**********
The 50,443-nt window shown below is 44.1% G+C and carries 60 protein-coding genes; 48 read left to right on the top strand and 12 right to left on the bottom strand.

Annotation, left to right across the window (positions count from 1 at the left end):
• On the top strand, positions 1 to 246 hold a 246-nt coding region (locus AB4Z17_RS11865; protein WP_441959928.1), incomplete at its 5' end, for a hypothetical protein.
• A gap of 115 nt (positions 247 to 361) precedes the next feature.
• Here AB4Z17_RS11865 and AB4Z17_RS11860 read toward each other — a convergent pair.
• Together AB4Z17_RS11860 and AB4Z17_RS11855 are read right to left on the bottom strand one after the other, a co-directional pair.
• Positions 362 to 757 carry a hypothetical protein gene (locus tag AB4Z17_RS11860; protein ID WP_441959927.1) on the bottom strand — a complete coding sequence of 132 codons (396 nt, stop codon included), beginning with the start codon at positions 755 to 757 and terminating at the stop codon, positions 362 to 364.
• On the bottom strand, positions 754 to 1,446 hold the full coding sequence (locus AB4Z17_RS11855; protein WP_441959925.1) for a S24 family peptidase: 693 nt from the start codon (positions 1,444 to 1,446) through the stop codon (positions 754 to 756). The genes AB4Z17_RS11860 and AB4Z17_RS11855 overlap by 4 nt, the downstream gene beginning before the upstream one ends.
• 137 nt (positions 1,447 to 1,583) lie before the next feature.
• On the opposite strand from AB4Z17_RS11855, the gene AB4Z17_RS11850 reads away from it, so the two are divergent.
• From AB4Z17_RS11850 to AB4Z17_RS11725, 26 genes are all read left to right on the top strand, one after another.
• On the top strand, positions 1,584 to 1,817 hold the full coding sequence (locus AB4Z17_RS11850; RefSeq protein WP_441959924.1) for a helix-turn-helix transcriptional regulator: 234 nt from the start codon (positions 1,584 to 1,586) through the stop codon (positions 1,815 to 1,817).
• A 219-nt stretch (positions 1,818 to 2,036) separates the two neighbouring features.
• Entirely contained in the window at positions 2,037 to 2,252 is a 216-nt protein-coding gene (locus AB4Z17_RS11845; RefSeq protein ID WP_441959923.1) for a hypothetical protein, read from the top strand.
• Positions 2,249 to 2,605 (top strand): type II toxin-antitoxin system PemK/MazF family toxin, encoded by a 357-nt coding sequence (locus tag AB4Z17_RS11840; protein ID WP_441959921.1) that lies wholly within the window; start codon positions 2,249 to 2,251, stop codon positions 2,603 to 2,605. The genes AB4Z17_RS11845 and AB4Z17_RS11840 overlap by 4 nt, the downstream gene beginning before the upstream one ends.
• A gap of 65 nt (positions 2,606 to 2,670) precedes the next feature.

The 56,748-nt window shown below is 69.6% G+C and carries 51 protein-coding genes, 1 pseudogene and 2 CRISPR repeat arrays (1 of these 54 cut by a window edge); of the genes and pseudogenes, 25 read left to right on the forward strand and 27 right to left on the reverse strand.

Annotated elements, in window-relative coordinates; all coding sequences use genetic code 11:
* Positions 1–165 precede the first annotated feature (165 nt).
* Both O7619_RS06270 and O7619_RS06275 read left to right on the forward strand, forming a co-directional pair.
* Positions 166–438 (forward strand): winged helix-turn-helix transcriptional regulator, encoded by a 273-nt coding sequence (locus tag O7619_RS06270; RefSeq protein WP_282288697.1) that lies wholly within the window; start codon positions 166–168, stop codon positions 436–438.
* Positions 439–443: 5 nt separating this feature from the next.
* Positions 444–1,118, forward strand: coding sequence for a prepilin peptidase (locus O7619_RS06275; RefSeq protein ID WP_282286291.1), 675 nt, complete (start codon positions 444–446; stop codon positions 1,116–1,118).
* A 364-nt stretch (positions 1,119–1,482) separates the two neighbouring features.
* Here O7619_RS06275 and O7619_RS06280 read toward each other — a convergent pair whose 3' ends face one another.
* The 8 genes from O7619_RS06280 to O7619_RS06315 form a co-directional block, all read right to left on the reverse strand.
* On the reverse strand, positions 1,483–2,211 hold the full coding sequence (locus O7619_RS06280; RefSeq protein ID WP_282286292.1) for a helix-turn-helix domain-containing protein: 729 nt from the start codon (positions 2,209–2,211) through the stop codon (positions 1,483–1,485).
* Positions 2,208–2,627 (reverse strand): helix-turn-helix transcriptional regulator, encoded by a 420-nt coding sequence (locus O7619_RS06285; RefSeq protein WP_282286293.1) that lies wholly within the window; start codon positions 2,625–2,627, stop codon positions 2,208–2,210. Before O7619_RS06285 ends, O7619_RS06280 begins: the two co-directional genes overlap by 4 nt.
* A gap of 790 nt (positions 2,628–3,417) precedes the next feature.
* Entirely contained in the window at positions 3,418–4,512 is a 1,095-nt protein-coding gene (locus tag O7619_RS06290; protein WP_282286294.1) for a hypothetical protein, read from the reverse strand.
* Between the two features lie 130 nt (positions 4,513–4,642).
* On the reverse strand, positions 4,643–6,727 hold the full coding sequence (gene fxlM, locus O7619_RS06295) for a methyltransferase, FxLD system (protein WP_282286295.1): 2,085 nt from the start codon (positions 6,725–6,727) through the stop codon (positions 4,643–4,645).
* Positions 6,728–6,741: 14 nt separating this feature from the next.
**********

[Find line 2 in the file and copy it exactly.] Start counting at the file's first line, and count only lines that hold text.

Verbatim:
Annotation, left to right across the window (positions count from 1 at the left end):